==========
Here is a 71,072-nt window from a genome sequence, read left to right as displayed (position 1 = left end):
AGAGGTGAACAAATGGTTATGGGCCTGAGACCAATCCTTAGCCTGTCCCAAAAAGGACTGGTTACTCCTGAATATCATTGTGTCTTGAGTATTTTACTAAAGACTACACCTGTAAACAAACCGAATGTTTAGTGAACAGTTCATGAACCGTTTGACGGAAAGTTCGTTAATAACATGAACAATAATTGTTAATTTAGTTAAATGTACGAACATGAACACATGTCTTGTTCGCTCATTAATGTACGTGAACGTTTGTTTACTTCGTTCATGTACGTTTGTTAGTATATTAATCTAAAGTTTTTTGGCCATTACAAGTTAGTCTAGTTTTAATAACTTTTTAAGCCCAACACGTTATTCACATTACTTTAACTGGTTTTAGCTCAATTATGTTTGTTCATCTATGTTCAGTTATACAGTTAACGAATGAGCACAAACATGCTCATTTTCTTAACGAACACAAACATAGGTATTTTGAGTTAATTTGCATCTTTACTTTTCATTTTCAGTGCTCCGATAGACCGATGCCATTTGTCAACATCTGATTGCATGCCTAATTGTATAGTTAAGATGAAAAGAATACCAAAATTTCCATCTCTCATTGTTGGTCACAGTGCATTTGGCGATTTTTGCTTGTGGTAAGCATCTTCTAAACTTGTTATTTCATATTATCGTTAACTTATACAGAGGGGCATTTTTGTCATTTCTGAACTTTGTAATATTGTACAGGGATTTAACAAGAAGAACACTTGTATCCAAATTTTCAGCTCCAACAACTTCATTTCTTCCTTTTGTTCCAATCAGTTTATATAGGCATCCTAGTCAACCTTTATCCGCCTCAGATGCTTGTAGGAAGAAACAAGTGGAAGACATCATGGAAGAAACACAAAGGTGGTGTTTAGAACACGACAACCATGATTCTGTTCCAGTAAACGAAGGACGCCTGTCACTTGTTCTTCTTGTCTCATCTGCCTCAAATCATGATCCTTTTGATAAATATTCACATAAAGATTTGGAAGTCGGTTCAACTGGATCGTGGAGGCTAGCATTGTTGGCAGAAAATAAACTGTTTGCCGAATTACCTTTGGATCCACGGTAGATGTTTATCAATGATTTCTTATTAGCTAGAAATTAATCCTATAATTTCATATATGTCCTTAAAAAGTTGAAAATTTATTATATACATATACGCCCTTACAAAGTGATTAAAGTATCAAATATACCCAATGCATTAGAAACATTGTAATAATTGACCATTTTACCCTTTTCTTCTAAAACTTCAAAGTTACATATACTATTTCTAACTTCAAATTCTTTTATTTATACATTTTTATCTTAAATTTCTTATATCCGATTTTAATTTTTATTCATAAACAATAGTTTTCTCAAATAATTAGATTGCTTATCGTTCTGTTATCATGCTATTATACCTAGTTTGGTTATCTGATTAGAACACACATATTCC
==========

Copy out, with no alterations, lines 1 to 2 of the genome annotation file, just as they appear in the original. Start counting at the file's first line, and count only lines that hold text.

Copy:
Here is a 71,072-nt window from a genome sequence, read left to right as displayed (position 1 = left end):
AGAGGTGAACAAATGGTTATGGGCCTGAGACCAATCCTTAGCCTGTCCCAAAAAGGACTGGTTACTCCTGAATATCATTGTGTCTTGAGTATTTTACTAAAGACTACACCTGTAAACAAACCGAATGTTTAGTGAACAGTTCATGAACCGTTTGACGGAAAGTTCGTTAATAACATGAACAATAATTGTTAATTTAGTTAAATGTACGAACATGAACACATGTCTTGTTCGCTCATTAATGTACGTGAACGTTTGTTTACTTCGTTCATGTACGTTTGTTAGTATATTAATCTAAAGTTTTTTGGCCATTACAAGTTAGTCTAGTTTTAATAACTTTTTAAGCCCAACACGTTATTCACATTACTTTAACTGGTTTTAGCTCAATTATGTTTGTTCATCTATGTTCAGTTATACAGTTAACGAATGAGCACAAACATGCTCATTTTCTTAACGAACACAAACATAGGTATTTTGAGTTAATTTGCATCTTTACTTTTCATTTTCAGTGCTCCGATAGACCGATGCCATTTGTCAACATCTGATTGCATGCCTAATTGTATAGTTAAGATGAAAAGAATACCAAAATTTCCATCTCTCATTGTTGGTCACAGTGCATTTGGCGATTTTTGCTTGTGGTAAGCATCTTCTAAACTTGTTATTTCATATTATCGTTAACTTATACAGAGGGGCATTTTTGTCATTTCTGAACTTTGTAATATTGTACAGGGATTTAACAAGAAGAACACTTGTATCCAAATTTTCAGCTCCAACAACTTCATTTCTTCCTTTTGTTCCAATCAGTTTATATAGGCATCCTAGTCAACCTTTATCCGCCTCAGATGCTTGTAGGAAGAAACAAGTGGAAGACATCATGGAAGAAACACAAAGGTGGTGTTTAGAACACGACAACCATGATTCTGTTCCAGTAAACGAAGGACGCCTGTCACTTGTTCTTCTTGTCTCATCTGCCTCAAATCATGATCCTTTTGATAAATATTCACATAAAGATTTGGAAGTCGGTTCAACTGGATCGTGGAGGCTAGCATTGTTGGCAGAAAATAAACTGTTTGCCGAATTACCTTTGGATCCACGGTAGATGTTTATCAATGATTTCTTATTAGCTAGAAATTAATCCTATAATTTCATATATGTCCTTAAAAAGTTGAAAATTTATTATATACATATACGCCCTTACAAAGTGATTAAAGTATCAAATATACCCAATGCATTAGAAACATTGTAATAATTGACCATTTTACCCTTTTCTTCTAAAACTTCAAAGTTACATATACTATTTCTAACTTCAAATTCTTTTATTTATACATTTTTATCTTAAATTTCTTATATCCGATTTTAATTTTTATTCATAAACAATAGTTTTCTCAAATAATTAGATTGCTTATCGTTCTGTTATCATGCTATTATACCTAGTTTGGTTATCTGATTAGAACACACATATTCC